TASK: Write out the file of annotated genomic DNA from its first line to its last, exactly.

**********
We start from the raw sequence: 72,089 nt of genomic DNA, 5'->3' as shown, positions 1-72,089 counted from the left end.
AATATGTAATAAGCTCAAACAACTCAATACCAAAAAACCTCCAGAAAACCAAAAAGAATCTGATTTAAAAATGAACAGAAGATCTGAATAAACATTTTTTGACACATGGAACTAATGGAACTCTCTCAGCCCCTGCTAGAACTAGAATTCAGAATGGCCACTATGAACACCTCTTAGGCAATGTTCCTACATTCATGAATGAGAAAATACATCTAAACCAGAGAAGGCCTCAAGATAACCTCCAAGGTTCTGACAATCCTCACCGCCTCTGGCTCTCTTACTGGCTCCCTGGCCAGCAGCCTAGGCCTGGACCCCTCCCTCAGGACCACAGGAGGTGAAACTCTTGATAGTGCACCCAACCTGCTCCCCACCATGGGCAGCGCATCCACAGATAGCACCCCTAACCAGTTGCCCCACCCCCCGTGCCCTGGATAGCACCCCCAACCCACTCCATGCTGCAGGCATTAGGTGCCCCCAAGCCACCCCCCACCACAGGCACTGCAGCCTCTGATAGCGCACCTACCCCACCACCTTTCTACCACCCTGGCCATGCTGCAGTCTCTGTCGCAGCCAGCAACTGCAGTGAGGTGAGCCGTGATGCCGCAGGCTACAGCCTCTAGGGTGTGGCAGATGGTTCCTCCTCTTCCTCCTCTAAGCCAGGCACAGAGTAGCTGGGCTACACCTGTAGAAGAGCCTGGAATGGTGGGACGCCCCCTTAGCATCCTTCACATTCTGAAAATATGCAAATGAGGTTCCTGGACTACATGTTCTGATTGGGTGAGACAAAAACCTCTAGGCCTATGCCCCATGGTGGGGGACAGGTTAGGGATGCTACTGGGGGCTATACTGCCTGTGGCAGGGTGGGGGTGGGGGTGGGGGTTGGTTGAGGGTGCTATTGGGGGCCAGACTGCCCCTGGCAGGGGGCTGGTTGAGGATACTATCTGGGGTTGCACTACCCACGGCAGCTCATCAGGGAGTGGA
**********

We start from the raw sequence: 72,089 nt of genomic DNA, 5'->3' as shown, positions 1-72,089 counted from the left end.
AATATGTAATAAGCTCAAACAACTCAATACCAAAAAACCTCCAGAAAACCAAAAAGAATCTGATTTAAAAATGAACAGAAGATCTGAATAAACATTTTTTGACACATGGAACTAATGGAACTCTCTCAGCCCCTGCTAGAACTAGAATTCAGAATGGCCACTATGAACACCTCTTAGGCAATGTTCCTACATTCATGAATGAGAAAATACATCTAAACCAGAGAAGGCCTCAAGATAACCTCCAAGGTTCTGACAATCCTCACCGCCTCTGGCTCTCTTACTGGCTCCCTGGCCAGCAGCCTAGGCCTGGACCCCTCCCTCAGGACCACAGGAGGTGAAACTCTTGATAGTGCACCCAACCTGCTCCCCACCATGGGCAGCGCATCCACAGATAGCACCCCTAACCAGTTGCCCCACCCCCCGTGCCCTGGATAGCACCCCCAACCCACTCCATGCTGCAGGCATTAGGTGCCCCCAAGCCACCCCCCACCACAGGCACTGCAGCCTCTGATAGCGCACCTACCCCACCACCTTTCTACCACCCTGGCCATGCTGCAGTCTCTGTCGCAGCCAGCAACTGCAGTGAGGTGAGCCGTGATGCCGCAGGCTACAGCCTCTAGGGTGTGGCAGATGGTTCCTCCTCTTCCTCCTCTAAGCCAGGCACAGAGTAGCTGGGCTACACCTGTAGAAGAGCCTGGAATGGTGGGACGCCCCCTTAGCATCCTTCACATTCTGAAAATATGCAAATGAGGTTCCTGGACTACATGTTCTGATTGGGTGAGACAAAAACCTCTAGGCCTATGCCCCATGGTGGGGGACAGGTTAGGGATGCTACTGGGGGCTATACTGCCTGTGGCAGGGTGGGGGTGGGGGTGGGGGTTGGTTGAGGGTGCTATTGGGGGCCAGACTGCCCCTGGCAGGGGGCTGGTTGAGGATACTATCTGGGGTTGCACTACCCACGGCAGCTCATCAGGGAGTGGA